So, not only are metaphors everywhere, but it appears even non-Allstate Mayhem is everywhere too, at least in the world of sports equipment.

Ahem, of course, none of that equipment would be appropriate for any of the athletic events sponsored by Allstate’s Mayhem.

By the way, in case you’re wondering, Havoc is everywhere too . . . .

With the constant stream of news reporting about the impending “fiscal cliff,” how can there be no U.S. federal trademark filings containing those two terms, at the moment anyway?

Federal intent-to-use trademark applications typically follow popular catchphrases (as Tiffany Blofield, Brent Lorentz and Jon Applebaum have written about before), even political ones:

Please forgive or at least indulge my political skepticism here, but I can’t help noting the irony that no one seems to want to really own the “fiscal cliff” catchphrase, or the problem.

So, what recent political catchphrases might be trademark-worthy branding assets in 2013?

Vice President Joe Biden recently revived popular use of the word “malarkey” or “malarky” — a word that essentially means “nonsense.”

Our DuetsBlog friend Nancy Friedman, author of the award-winning Fritinancy Blog, covered “Malarkey” as the “Word of the Week” earlier this month.

So, imagine my surprise to pass by a restaurant called Malarkys in Grand Rapids, Michigan this past weekend; I couldn’t resist pulling over to snap a picture.

Then, imagine my surprise to find this minivan parked in front of Malarkys!

I don’t know how long the business has operated under this name, and I don’t know how long the minivan has worn the Romney-Ryan signs or been parked there.

What I do know is that stories can be told to explain, interpret, and distort the fact of this photo. No doubt, some fiction, some non-fiction, and some just plain misleading.

Anyway, it got me thinking about how storytelling is currently a buzzword among branding specialists, and how important storytelling is in our political process too.

This photo is a fact, the photo is not doctored, and I didn’t stage the props in it — I simply captured what I spontaneously witnessed with my trusty iPad.

Yet, I have no doubt that loyalists on both sides of the aisle are fully capable of weaving or spinning a multitude of stories to explain the fact of this photo to their political advantage.

Care to share a story about this photo and start a dialogue?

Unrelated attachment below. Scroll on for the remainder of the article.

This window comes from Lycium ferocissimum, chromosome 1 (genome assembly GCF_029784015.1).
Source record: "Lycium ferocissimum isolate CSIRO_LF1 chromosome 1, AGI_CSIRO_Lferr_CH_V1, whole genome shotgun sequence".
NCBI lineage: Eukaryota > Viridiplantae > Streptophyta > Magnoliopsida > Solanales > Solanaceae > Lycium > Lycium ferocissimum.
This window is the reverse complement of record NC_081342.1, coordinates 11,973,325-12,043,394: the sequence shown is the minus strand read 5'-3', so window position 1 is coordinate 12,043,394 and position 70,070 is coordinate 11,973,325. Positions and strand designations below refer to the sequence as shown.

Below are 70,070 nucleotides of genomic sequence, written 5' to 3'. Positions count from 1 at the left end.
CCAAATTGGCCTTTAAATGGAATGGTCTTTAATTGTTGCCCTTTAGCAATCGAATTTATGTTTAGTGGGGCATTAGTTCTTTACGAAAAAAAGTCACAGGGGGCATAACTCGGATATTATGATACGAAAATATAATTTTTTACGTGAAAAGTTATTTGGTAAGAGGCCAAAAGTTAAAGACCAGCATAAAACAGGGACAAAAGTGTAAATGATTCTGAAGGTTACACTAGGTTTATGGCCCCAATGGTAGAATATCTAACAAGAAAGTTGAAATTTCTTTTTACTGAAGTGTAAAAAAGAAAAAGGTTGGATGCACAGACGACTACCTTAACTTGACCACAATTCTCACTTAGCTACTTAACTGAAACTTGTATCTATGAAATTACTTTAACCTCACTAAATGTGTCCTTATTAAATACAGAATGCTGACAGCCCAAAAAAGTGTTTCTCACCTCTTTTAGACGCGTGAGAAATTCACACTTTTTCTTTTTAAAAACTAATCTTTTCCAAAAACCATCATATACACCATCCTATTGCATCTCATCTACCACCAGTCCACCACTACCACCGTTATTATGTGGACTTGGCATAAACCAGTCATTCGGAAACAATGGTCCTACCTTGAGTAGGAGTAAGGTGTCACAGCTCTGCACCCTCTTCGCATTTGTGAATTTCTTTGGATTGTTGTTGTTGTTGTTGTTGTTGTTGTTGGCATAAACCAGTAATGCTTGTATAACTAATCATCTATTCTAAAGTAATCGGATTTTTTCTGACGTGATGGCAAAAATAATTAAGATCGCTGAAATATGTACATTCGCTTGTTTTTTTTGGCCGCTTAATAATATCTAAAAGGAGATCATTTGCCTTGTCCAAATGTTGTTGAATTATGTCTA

The newest fare at the Minnesota State Fair is not Camel-on-a-Stick, Buffalo-on-a-Stick, or any other kind of Food-on-a-Stick, but rather, Trademark-on-a-Stick.

Earlier this week, the Minnesota State Fair (owned and operated by the Minnesota State Agricultural Society, a Minnesota State Agency) was hot to skewer the unauthorized use of its nearly three-decade-old and more recently trademarked logo, by incumbent Republican U.S. Congresswoman Michele Bachmann, in a political ad targeting DFL challenger Tarryl Clark’s record on tax policy.

This trademark objection has generated quite a bit of publicity, with coverage being reporting by MinnPost, The Minnesota Independent, the New York Times (blog), Politics Daily, MPR News, TPM, and Politico. The Bachmann ad referenced the MN State Fair and used its official logo while suggesting that Clark has voted to increase taxes on what foodies covet at the fair, including their favorite corn dogs, deep fried bacon, and beer.

Central in the debate over the lawfulness of the Bachmann campaign’s use of the logo is a question we have pondered on DuetsBlog before (e.g., here, here, and here), namely, whether the use of another’s logo crosses the legal line and is likely to cause confusion as to sponsorship, affiliation, approval, or endorsement, or whether it may constitute lawful nominative fair use. So, it should be no surprise to readers of DuetsBlog, that in the end, it is consumer understanding of the use in the ad that controls whether or not it is lawful.

The Minnesota State Fair’s objection certainly is not frivolous and is rooted in a common and traditional trademark concern over likelihood of confusion. Bachmann for Congress political ads begin with the statement: "I am Michele Bachmann and I approve this message." According to Minnesota State Fair officials, Bachmann’s use of the above Minnesota State Fair logo is likely to lead viewers to incorrectly believe that the Minnesota State Fair approves Congresswoman Bachmann’s message or has endorsed her campaign. What do you think, is that what viewers will believe?

Bachmann’s campaign denies that the logo use was unlawful, but without explaining why no confusion is likely and without specifically articulating what would likely be a nominative fair use defense, it voluntarily has decided to drop use of the official logo and instead opted to switch to a more "generic" image. Apparently what the campaign means by "generic" is not that it lacks the look of a trademark and/or logo, but rather is one not specifically used or owned by the Minnesota State Agricultural Society.